Friday, December 23, 2016
Finding History In Canada by Victoria Chatham
In school, history was never my favorite subject. I couldn’t remember dates.1066 and 1492 are ingrained in me, but don’t ask me about the succession of kings or when the Industrial or French Revolutions began.
It wasn’t until I was in my late twenties that I read Jean Plaidy’s The Sun in Splendour. What a difference that made. I could see the characters in history, the people behind the words on the page. I scrambled to read all I could, both fact and fiction, about the Plantagenets, the Tudors and the War of the Roses. My history teacher would have been proud of me.
Today I write historical romance set in my favorite eras, the Regency and the Edwardian, but I still read historical novels from any period. History comes alive for me between the covers of a good book but I do understand that it is subjective.
What happened yesterday, a minute or an hour ago becomes history and we all have our own. My history is growing up in Clifton, a suburb of Bristol, England. Today it’s known not only for its Regency era architecture but also the palatial homes built by the merchant venturers of Bristol, a society of businessmen formed in 1552.
When I immigrated to Canada in 1990, I frequently had people tell me ‘you won’t like it here, we’re not old enough’, or ‘Canada has no history’.
I will admit my ignorance at that time. After all, what did I know about Canada other than it’s a very big country, the Mounties always get their man (or woman) and it’s cold in winter. After nearly twenty-five years I am happy to beg to differ with those early and misleading statements. Well, maybe not quite so happy about the cold.
While Canada may not have 8th-century churches and medieval castles, it has its own history. I’ve been lucky to see some of it first hand; black and ochre pictographs on cliff and canyon walls, dinosaur remains, glacial erratics and First Nations teepee rings, hunting grounds and totem poles. I’ve visited restored forts and trading posts and learned that the Hudson’s Bay Company, incorporated by Royal Charter in 1670, extended every bit as far and wide as did the East India Company, established earlier in 1600 also by Royal Charter.
I’ve had a trail guide point to a stretch of prairie and tell me to close my eyes and picture it not green but brown, a veritable tsunami of thousands of snorting, bawling buffalo. He also told me about the African-American cowboy, John Ware. Renowned for his ability to ride and train horses, Ware was also known for his strength and work ethic. He drove cattle from Texas to Montana and then, in 1882, further north into what is now Alberta where he and his wife settled.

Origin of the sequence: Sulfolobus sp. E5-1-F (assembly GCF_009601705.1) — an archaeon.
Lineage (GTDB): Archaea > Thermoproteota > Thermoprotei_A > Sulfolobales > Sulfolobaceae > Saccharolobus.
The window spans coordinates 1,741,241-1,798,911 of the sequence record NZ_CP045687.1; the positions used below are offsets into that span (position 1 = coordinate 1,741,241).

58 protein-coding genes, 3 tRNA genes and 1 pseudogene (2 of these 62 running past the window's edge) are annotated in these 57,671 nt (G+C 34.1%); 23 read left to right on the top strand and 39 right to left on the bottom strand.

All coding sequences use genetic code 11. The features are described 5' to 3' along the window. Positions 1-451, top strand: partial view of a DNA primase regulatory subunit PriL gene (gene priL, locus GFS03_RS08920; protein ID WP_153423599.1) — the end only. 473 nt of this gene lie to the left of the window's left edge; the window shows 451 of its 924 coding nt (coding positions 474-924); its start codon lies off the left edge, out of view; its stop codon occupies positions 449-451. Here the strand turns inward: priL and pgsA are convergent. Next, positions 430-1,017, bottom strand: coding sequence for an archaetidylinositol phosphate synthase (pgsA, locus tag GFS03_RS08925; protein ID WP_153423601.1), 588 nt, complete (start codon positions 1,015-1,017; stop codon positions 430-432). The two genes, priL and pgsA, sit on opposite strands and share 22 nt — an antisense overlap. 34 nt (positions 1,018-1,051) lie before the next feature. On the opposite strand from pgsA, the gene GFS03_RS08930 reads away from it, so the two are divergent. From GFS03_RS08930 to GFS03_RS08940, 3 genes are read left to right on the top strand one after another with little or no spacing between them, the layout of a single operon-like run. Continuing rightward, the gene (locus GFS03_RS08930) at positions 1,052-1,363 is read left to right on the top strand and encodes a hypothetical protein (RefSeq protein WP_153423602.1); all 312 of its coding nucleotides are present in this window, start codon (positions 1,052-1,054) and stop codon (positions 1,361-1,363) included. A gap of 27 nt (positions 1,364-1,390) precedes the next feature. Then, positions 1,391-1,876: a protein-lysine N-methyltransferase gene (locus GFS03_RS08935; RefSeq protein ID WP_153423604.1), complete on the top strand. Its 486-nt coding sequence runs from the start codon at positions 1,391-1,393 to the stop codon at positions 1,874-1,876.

I’ve visited forgotten mining towns to wonderful little back-road museums and loved those magical Heritage Minutes, those sixty-second vignettes illustrating important moments in Canadian history. Who knew that in 1789 Britain and Spain nearly came to blows after disputing their settlements in Nootka Sound? Or that one thousand years ago the Vikings settled L’Anse aux Meadows in Newfoundland and Labrador? Or that in 1857 Queen Victoria chose Ottowa (formerly known as Bytown) as the capital of the Province of Canada?
And then I discovered Canadian authors. Having been brought up on Shakespeare, Austen, and Dickens, these new-to-me authors were like a breath of fresh air. Starting with Pierre Berton, I devoured Klondike Fever, The Last Spike, and The Great Lakes. I read Margaret Attwood, loved Margaret Laurence’s characters Hagar Shipley (The Stone Angel) and Morag Gunn (The Diviners). I learned about life on the prairies from W.O. Mitchell and at a book-fair picked up The Whiteoaks of Jalna by Mazo de la Roche. It, and other titles in the series, gave as a good a picture of life in Ontario from the 1850’s to the 1970’s as did any of R.F. Delderfield’s books of life in England for much of the same era. And then a helpful librarian recommended I read Alice Munro.
Jesse Kornbluth, writing in the Huffington Post in October 2013 says of Munro, ‘The lives of little people. We see them on the street, and, if we are curious, we wonder about their lives. Alice Munro does our homework for us -- she inhabits those lives. Her judgments are sure. And tough. And also... human.’ That humanity is what gets to me with every Munro story I have read and re-read.
Canada’s history is as rich and varied as anywhere else in the world and I had only scratched the surface of it when I began writing my Canadian Historical Bride book, Brides of Banff Springs. I delved into the history of 1930's Banff as I used it and the Banff Springs Hotel as my setting. The librarian at the Banff Public Library not only allowed me to use her surname for my heroine, Tilly, but also suggested reading materials. So much so that I went home with two bags of books.
Early summer was spent reading and researching. I had no clear idea of what I wanted, only that if I had a good understanding of what went on in and around the town of Banff at that time, some of it would gel enough for me to pick the right information and events to flow together into a story. I tried to include some of the social problems of the times without dwelling on them too much, but the primary focus of the book is the bride, so I had to work in the romance. By the middle of the book, Tilly and her sweetheart Ryan, had become real, living breathing characters and I couldn't wait to get them married off.
I now have my first print copies of Brides of Banff Springs and can honestly say I am absolutely thrilled. Cover designer Michelle Lee did a marvelous job of blending the bride's image with that of the Banff Springs Hotel. I am now looking forward to reading all of the books in this series and learning more about the country I call home, cold weather and all.
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